Proceeding onward to the following grammatical feature, you should be thinking about what are the words that combine sentences or words? Indeed, these are called CONJUNCTIONS. Models:

  1. Mark and Chris are acceptable entertainers.
  2. Possibly he is frantic, or he fakes franticness.
  3. He is moderate; however, he is certain.
  4. Make roughage while the sun sparkles.
  5. She is taller than me.

As should be obvious, various types of conjunctions are utilized in the above models. In any case, how would they vary? All things considered, on the off chance that you see models 1, 2, and 3, the conjunctions are joining two explanations of equivalent position. These are called organizing conjunctions. An uncommon kind of this is utilized in model 2; such pair of words (by the same token. or on the other hand, so. as, and so forth) are known as correlative conjunctions. Then again, models 4 and 5 show subjecting conjunctions. If you notice cautiously, sentences 4 and 5 contain a needy and a free provision.
Further, the motivation behind subjecting conjunctions is to pass on schedule, cause, reason, condition, correlation, and so forth
Presently, what might go about as a swap for things? As you would figure, these words are called PRONOUNS. Pronouns are an approach to stay away from the redundancy of things. Models:

  1. They are youthful. (Personal pronoun)
  2. What was that clamor? (Demonstrative pronoun)
  3. One must not flaunt one’s prosperity. (Indefinite pronoun)
  4. I have discovered the pen which I had lost. (Relative pronoun)
  5. The sack is theirs. (Possessive pronoun)
  6. The pony hurt itself. (Reflexive pronoun)

The above examples outline various types of pronouns. Pronouns assume an extraordinary part in our lives and eliminate the repetitive usage of nouns.
Going to the last part of the speech, we should discuss the words that express abrupt sentiments and feelings. These are called INTERJECTIONS. As you would see, contributions are not linguistically identified with different words in the sentence. For example, Gracious! I got such a trepidation. Other such words are hurrah, tsk-tsk, quiet, bravo, and so on They are likewise utilized as a gathering of words like Well done, Good charitable, and so on At the end of the day, you can remember them effectively by the power of feeling they pass on.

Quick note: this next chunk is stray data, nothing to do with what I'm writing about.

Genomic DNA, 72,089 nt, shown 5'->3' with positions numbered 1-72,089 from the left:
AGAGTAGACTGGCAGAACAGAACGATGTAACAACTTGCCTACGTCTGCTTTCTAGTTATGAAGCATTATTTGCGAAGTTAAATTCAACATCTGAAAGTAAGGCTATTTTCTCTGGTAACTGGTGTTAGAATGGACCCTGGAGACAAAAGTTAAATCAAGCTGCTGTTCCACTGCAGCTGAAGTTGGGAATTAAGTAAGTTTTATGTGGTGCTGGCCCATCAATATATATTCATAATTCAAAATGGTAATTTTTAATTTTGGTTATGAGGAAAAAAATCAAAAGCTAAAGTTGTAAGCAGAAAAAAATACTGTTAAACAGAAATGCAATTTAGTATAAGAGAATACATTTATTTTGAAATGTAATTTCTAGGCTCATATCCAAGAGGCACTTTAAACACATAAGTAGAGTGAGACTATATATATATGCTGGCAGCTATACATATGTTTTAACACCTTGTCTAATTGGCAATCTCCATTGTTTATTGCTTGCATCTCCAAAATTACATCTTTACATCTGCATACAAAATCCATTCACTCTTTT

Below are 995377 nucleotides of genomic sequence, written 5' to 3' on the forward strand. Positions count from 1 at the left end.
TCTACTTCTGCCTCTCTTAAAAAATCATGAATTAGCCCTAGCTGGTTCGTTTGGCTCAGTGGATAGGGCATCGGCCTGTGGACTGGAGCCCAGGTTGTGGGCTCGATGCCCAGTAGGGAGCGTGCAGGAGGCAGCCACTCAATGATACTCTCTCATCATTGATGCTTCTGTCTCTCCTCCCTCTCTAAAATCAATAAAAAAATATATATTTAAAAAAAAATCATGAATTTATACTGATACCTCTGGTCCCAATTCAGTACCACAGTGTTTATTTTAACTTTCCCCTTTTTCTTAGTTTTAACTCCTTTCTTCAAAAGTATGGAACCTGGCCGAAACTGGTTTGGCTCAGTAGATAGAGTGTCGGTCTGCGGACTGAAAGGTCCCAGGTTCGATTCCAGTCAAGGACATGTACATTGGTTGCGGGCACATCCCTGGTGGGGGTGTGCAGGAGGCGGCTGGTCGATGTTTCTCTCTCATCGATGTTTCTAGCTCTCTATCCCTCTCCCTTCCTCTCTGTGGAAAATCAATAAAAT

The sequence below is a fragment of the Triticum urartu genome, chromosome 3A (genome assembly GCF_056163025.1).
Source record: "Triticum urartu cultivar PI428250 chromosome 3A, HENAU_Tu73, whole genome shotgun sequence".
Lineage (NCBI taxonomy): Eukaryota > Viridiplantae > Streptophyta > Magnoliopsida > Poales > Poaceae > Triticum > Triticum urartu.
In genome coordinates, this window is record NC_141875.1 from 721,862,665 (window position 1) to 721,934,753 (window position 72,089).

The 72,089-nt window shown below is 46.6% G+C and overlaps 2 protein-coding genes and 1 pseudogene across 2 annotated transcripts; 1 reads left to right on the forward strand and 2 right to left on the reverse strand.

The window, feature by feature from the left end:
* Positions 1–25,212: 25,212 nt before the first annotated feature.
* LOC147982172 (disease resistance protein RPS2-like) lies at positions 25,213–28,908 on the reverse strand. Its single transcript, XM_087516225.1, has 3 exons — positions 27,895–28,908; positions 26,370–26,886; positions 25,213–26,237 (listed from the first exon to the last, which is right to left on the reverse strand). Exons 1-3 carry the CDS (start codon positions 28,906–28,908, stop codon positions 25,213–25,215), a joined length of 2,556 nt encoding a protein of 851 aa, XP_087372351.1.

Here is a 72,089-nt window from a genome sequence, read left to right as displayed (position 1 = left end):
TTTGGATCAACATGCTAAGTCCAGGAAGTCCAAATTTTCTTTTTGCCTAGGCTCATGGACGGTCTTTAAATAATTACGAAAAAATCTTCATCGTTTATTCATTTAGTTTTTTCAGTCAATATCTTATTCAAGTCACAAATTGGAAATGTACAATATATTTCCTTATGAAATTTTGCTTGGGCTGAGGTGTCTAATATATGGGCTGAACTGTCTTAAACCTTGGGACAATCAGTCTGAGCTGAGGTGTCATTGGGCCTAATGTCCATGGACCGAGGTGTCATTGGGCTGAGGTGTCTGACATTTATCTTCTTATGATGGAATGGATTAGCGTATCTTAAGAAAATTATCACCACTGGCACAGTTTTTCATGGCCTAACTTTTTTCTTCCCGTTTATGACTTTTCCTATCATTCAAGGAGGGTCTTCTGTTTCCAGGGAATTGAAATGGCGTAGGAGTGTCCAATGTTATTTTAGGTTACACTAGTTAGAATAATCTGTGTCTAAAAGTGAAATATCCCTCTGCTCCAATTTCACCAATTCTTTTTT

Presently, you know about all the grammatical features. Do rehearse language questions as often as could be expected under the circumstances. Sentence structure is the second most significant part of Verbal ability after the RC area. For sure, it is scoring and simpler also. You should simply experience a few basics and equipped yourself with certain principles.

Preparation Phase for Grammar Questions:

Level 1:

In level 1 preparation, start understanding the concepts and try to utilize the concepts in some past year management exam papers like NMAT, SNAP, CAT, etc. to have a hang of it. It will help move forward in the preparation. Use MBAP CAT E-book (Concept theory) study material for practice.

Level 2:

In the second level, try utilizing the concepts in some previous year CAT paper also. CAT does not ask the Grammar questions directly however the aspirant can see the understanding of the concepts used in Grammar will help him/ her will help in the verbal ability section of the exam. Watch MBAP live lecture Recording (Basic) for understanding the concepts. You can also find some examples in MBAP Previous year CAT question paper.

Level 3:

In Level 3, start revising the concepts as much as you can and understand the application of it which will help in the grammar section of any management entrance exam and try practice more tough questions from the segment through sectional tests, apply your concepts in an online full-length mock test and analyze it. Refer Grammar questions from MBAP CAT E-book (Practice questions).